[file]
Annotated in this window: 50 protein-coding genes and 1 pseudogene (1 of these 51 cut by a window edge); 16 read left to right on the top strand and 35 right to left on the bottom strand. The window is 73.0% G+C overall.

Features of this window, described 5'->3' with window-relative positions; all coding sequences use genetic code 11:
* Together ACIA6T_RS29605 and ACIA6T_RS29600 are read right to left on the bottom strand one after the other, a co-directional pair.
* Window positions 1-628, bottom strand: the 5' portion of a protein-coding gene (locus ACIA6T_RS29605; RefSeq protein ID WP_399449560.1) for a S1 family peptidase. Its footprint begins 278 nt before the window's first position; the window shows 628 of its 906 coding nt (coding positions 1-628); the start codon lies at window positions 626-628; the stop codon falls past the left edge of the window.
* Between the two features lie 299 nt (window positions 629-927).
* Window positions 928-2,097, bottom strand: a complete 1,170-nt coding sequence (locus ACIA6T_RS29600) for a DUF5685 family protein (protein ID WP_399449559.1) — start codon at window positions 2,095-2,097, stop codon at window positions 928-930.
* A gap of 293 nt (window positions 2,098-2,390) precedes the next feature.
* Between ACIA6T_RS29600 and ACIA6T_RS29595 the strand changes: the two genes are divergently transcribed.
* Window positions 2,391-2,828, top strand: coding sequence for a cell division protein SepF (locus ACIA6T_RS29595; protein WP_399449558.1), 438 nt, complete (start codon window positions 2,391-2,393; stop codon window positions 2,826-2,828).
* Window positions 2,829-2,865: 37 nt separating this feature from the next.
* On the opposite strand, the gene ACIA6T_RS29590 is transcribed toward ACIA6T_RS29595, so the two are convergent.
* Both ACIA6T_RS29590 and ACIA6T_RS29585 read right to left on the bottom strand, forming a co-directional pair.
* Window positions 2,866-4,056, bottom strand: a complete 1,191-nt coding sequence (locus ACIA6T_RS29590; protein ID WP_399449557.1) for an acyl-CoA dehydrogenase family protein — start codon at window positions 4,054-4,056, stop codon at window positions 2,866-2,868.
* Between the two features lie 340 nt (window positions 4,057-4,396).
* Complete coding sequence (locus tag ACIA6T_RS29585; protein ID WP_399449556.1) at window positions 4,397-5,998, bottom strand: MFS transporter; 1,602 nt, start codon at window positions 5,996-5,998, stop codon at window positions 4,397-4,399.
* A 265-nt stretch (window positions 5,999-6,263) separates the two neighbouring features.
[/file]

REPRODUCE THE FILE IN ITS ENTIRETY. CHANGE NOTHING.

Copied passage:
Annotated in this window: 50 protein-coding genes and 1 pseudogene (1 of these 51 cut by a window edge); 16 read left to right on the top strand and 35 right to left on the bottom strand. The window is 73.0% G+C overall.

Features of this window, described 5'->3' with window-relative positions; all coding sequences use genetic code 11:
* Together ACIA6T_RS29605 and ACIA6T_RS29600 are read right to left on the bottom strand one after the other, a co-directional pair.
* Window positions 1-628, bottom strand: the 5' portion of a protein-coding gene (locus ACIA6T_RS29605; RefSeq protein ID WP_399449560.1) for a S1 family peptidase. Its footprint begins 278 nt before the window's first position; the window shows 628 of its 906 coding nt (coding positions 1-628); the start codon lies at window positions 626-628; the stop codon falls past the left edge of the window.
* Between the two features lie 299 nt (window positions 629-927).
* Window positions 928-2,097, bottom strand: a complete 1,170-nt coding sequence (locus ACIA6T_RS29600) for a DUF5685 family protein (protein ID WP_399449559.1) — start codon at window positions 2,095-2,097, stop codon at window positions 928-930.
* A gap of 293 nt (window positions 2,098-2,390) precedes the next feature.
* Between ACIA6T_RS29600 and ACIA6T_RS29595 the strand changes: the two genes are divergently transcribed.
* Window positions 2,391-2,828, top strand: coding sequence for a cell division protein SepF (locus ACIA6T_RS29595; protein WP_399449558.1), 438 nt, complete (start codon window positions 2,391-2,393; stop codon window positions 2,826-2,828).
* Window positions 2,829-2,865: 37 nt separating this feature from the next.
* On the opposite strand, the gene ACIA6T_RS29590 is transcribed toward ACIA6T_RS29595, so the two are convergent.
* Both ACIA6T_RS29590 and ACIA6T_RS29585 read right to left on the bottom strand, forming a co-directional pair.
* Window positions 2,866-4,056, bottom strand: a complete 1,191-nt coding sequence (locus ACIA6T_RS29590; protein ID WP_399449557.1) for an acyl-CoA dehydrogenase family protein — start codon at window positions 4,054-4,056, stop codon at window positions 2,866-2,868.
* Between the two features lie 340 nt (window positions 4,057-4,396).
* Complete coding sequence (locus tag ACIA6T_RS29585; protein ID WP_399449556.1) at window positions 4,397-5,998, bottom strand: MFS transporter; 1,602 nt, start codon at window positions 5,996-5,998, stop codon at window positions 4,397-4,399.
* A 265-nt stretch (window positions 5,999-6,263) separates the two neighbouring features.